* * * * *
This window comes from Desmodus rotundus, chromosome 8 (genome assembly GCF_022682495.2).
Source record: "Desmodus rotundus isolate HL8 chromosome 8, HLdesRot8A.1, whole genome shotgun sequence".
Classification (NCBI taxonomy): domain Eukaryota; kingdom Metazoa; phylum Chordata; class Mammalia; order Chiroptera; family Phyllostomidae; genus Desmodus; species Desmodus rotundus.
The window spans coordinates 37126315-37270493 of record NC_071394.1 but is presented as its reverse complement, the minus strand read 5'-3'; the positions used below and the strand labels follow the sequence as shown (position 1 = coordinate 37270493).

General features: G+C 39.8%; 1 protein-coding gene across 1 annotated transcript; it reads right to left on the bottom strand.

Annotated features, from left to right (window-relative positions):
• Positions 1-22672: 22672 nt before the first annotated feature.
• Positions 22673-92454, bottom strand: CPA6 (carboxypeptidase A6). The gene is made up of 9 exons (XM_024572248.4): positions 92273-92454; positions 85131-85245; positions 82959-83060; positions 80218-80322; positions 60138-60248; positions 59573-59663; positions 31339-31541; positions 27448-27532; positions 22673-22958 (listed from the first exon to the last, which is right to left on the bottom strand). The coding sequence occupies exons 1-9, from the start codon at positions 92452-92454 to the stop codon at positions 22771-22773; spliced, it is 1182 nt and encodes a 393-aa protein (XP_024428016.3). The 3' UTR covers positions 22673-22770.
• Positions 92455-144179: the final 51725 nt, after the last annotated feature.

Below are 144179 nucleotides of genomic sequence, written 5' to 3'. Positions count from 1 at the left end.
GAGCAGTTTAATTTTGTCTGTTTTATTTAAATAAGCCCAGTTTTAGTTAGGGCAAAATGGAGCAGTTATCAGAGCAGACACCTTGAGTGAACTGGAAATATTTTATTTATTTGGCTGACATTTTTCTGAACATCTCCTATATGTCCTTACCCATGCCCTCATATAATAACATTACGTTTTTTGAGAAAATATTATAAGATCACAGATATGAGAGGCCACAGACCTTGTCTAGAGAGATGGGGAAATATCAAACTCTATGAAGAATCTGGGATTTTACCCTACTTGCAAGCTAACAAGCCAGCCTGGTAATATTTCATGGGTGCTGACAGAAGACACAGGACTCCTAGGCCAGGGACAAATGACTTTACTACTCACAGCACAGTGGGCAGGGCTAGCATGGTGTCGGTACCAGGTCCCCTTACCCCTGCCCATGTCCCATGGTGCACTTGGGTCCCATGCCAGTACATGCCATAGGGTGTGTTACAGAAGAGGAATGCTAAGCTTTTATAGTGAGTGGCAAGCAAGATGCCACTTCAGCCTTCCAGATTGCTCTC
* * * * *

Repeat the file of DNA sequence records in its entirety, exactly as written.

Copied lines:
This window comes from Desmodus rotundus, chromosome 8 (genome assembly GCF_022682495.2).
Source record: "Desmodus rotundus isolate HL8 chromosome 8, HLdesRot8A.1, whole genome shotgun sequence".
Classification (NCBI taxonomy): domain Eukaryota; kingdom Metazoa; phylum Chordata; class Mammalia; order Chiroptera; family Phyllostomidae; genus Desmodus; species Desmodus rotundus.
The window spans coordinates 37126315-37270493 of record NC_071394.1 but is presented as its reverse complement, the minus strand read 5'-3'; the positions used below and the strand labels follow the sequence as shown (position 1 = coordinate 37270493).

General features: G+C 39.8%; 1 protein-coding gene across 1 annotated transcript; it reads right to left on the bottom strand.

Annotated features, from left to right (window-relative positions):
• Positions 1-22672: 22672 nt before the first annotated feature.
• Positions 22673-92454, bottom strand: CPA6 (carboxypeptidase A6). The gene is made up of 9 exons (XM_024572248.4): positions 92273-92454; positions 85131-85245; positions 82959-83060; positions 80218-80322; positions 60138-60248; positions 59573-59663; positions 31339-31541; positions 27448-27532; positions 22673-22958 (listed from the first exon to the last, which is right to left on the bottom strand). The coding sequence occupies exons 1-9, from the start codon at positions 92452-92454 to the stop codon at positions 22771-22773; spliced, it is 1182 nt and encodes a 393-aa protein (XP_024428016.3). The 3' UTR covers positions 22673-22770.
• Positions 92455-144179: the final 51725 nt, after the last annotated feature.

Below are 144179 nucleotides of genomic sequence, written 5' to 3'. Positions count from 1 at the left end.
GAGCAGTTTAATTTTGTCTGTTTTATTTAAATAAGCCCAGTTTTAGTTAGGGCAAAATGGAGCAGTTATCAGAGCAGACACCTTGAGTGAACTGGAAATATTTTATTTATTTGGCTGACATTTTTCTGAACATCTCCTATATGTCCTTACCCATGCCCTCATATAATAACATTACGTTTTTTGAGAAAATATTATAAGATCACAGATATGAGAGGCCACAGACCTTGTCTAGAGAGATGGGGAAATATCAAACTCTATGAAGAATCTGGGATTTTACCCTACTTGCAAGCTAACAAGCCAGCCTGGTAATATTTCATGGGTGCTGACAGAAGACACAGGACTCCTAGGCCAGGGACAAATGACTTTACTACTCACAGCACAGTGGGCAGGGCTAGCATGGTGTCGGTACCAGGTCCCCTTACCCCTGCCCATGTCCCATGGTGCACTTGGGTCCCATGCCAGTACATGCCATAGGGTGTGTTACAGAAGAGGAATGCTAAGCTTTTATAGTGAGTGGCAAGCAAGATGCCACTTCAGCCTTCCAGATTGCTCTC